Notes from an emergency room doctor: "Hello,"
the voice on the other end of the phone whispered
But I knew immediately who it was. "Hello,
"Your father doesn't know I'm calling,"
she said still softly.
"What's the matter?" I asked apprehensively.
"Your father is not thinking right,"
my mother went on. "He's getting senile."
My father is seventy-seven, somewhat cantankerous
at times, but still active. That word "senile"
switched my thoughts to nursing homes, and wheelchairs,
and spoon feedings. A friend had just related
the story of his own father who had recently developed
Alzheimer's. One morning his father went out walking
with his grandson. A few hours later, he came
home without him. He just forgot he had taken
the little boy along. Fortunately, that incident
had an uneventful outcome. The child was found.
But the "old man" was upset by his lapse.
And his son was equally distressed. Knowing that
your father has become as dependent as your child
is an agonizing threshold event in life. Had my
time come to deal with this difficult and all
too common illness that transforms the lives of
the elderly that suffer from it and their families?
"He's not thinking right," is often
the first and only way family can describe the
syndrome of dementia that has overcome a loved
one. Dementia usually results from a degeneration
of the cerebral cortex, the thinking part of the
brain. There are some treatable forms of dementia
like subdural hematomas, cancer, tuberculosis,
anemias, vitamin deficiencies, thyroid disorders,
chronic infections, and diabetes. But once the
treatable dementias have been ruled out, the diagnosis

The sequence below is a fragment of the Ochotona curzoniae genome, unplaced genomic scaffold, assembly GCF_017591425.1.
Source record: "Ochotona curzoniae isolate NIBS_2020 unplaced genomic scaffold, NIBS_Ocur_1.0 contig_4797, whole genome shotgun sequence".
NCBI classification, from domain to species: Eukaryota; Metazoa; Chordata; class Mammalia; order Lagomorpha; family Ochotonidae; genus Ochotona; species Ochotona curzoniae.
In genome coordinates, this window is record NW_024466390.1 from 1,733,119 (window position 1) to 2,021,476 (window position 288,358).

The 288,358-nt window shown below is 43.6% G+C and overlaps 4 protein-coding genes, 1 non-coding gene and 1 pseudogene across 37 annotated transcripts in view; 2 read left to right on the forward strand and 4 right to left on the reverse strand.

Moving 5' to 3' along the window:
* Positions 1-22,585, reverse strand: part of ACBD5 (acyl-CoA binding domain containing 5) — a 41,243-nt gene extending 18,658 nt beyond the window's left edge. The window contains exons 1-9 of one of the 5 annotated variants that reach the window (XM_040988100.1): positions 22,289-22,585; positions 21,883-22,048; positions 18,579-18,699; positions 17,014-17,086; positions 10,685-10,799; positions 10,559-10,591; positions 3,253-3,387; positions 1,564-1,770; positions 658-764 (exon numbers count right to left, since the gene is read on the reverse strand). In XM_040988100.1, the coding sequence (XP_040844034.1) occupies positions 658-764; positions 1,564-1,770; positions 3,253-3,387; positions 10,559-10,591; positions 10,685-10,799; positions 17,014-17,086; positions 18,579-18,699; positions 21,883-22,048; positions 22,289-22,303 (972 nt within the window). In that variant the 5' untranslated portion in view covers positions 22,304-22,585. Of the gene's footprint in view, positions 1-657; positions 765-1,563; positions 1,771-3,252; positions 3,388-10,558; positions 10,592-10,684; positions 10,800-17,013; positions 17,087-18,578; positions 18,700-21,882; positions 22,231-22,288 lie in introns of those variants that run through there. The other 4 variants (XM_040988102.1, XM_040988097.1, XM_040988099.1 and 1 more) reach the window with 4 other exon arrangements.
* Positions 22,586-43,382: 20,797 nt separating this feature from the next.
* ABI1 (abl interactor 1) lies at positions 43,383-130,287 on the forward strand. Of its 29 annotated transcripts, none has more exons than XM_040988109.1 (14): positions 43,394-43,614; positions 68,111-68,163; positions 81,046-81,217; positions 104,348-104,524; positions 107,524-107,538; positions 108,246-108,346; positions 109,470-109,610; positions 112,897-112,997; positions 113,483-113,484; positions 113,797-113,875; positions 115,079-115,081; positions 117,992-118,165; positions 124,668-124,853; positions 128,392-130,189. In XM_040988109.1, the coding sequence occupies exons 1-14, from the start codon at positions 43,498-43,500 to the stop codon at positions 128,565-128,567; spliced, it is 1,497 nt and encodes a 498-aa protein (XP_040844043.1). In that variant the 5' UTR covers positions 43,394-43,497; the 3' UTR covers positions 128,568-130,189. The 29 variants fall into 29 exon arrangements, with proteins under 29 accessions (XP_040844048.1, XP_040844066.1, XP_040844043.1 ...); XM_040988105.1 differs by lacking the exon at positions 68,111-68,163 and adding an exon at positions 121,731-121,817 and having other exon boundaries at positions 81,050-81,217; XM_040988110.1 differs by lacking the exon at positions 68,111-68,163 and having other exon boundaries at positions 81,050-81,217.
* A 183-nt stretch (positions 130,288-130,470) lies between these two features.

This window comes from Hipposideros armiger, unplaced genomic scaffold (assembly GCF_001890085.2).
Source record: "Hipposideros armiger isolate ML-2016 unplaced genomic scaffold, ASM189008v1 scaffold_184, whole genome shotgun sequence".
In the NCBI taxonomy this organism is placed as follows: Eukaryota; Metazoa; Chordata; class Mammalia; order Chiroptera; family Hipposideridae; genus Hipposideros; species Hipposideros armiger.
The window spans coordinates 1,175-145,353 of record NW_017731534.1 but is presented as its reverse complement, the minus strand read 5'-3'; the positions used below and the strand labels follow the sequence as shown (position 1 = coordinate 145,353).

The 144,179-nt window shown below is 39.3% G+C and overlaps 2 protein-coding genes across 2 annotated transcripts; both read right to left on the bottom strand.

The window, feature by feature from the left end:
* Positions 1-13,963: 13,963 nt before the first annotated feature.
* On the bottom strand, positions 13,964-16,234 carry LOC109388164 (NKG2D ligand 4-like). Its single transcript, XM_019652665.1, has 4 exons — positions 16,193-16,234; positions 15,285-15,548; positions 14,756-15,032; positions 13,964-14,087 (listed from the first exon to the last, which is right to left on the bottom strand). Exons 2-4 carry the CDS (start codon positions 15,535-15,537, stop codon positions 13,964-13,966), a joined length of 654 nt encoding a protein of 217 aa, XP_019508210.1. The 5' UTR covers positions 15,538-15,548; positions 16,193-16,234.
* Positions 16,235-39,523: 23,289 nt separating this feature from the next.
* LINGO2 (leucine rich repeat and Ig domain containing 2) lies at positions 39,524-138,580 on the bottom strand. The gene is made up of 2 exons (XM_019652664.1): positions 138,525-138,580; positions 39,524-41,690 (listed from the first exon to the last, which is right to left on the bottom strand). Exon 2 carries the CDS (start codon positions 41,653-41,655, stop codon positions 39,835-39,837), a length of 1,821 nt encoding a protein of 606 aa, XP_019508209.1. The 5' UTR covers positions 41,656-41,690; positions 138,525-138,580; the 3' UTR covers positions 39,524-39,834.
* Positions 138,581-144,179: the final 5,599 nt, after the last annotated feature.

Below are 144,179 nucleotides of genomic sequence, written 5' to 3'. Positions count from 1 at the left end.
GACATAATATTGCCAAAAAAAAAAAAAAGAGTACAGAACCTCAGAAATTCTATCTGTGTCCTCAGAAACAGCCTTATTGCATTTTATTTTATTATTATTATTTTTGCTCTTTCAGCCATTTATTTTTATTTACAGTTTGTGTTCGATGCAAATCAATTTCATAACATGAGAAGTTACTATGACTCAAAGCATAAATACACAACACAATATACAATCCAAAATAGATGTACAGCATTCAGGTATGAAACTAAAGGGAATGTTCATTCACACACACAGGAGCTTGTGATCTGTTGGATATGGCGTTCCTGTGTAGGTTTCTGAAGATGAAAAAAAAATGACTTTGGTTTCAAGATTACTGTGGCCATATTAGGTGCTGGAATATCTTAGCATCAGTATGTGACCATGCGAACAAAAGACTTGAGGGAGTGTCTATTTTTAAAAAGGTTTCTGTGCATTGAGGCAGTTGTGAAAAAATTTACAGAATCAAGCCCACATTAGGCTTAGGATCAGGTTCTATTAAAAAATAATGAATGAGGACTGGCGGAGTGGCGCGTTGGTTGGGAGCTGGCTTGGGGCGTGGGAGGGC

of exclusion is called senility or Alzheimer's
Alzheimer's disease (AD) is a progressive, severe
atrophy of the entire brain, particularly the
frontal cortex, which not only effects thinking
but a patient's emotional control. AD has a relatively
subtle and early onset, between the ages of 40
and 60, and then progresses steadily to total
impairment usually within 5 to 15 years.
Anatomically, senile dementia is very similar
to Alzheimer's. Some experts think it is just
a milder form of AD with a later onset.
In its early stages, someone with dementia may
exhibit little more than some anxiety or depression
as they subtly try to cope with increased problems
with memory or comprehension. As these deficits
progress with more obvious loss of memory and
defects in judgment, anxiety and depression also
increase along with occasional eruptions of volatile
There is no cure for AD. Until recently, physicians
could only treat its secondary symptoms. Agitation,
delusions, hallucinations, and paranoia were treated
with antipsychotic medications. Anxiety was treated
with drugs like Xanax or Ativan. Depression was
treated with a myriad of antidepressants. And
there are several drugs now that help slow the
progression of the disease – Namenda, Aricept,
Exelon, and others. But there is no cure. There
is no evidence that any drug changes the underlying
disease process at all.
Because senility and AD are so insidious in
their progression and because they are so associated
with the process of aging, many don't think of
these ailments as a major health issue. But 4
million Americans have Alzheimer's. It is the
nation's third most expensive disease, after heart
disease and cancer, costing more than $90 billion
a year. Worse still, two-thirds of the costs of
caring for Alzheimer's patients are indirect,
often involving round-the-clock care, and lost
productivity for both the patient and the patient's
caring family, costs hardly ever covered by insurance.
"How is dad not thinking right?" I
asked my mother. "Does he get lost? Or forget
what he's doing?"
"No," she answered. "He forgets
to shut off the lights and lock the doors at night."
"My God," I laughed. "Using that
criteria, I'm senile. Most everybody I know is
"Well," my mother went on, "I
have to stay up now until he goes to sleep. I
used to go to sleep first but I can't anymore."
"Mom, even if he is a little senile, there's
not much you can do about it. So, go to sleep."
"All right," my mother responded,
unconvinced. "Good night."
"Mom!" I caught her before she hung
up. "And don't worry." Afterall, I thought,
that's my job. Then I added, "And don't forget
to lock the door and shut off the lights."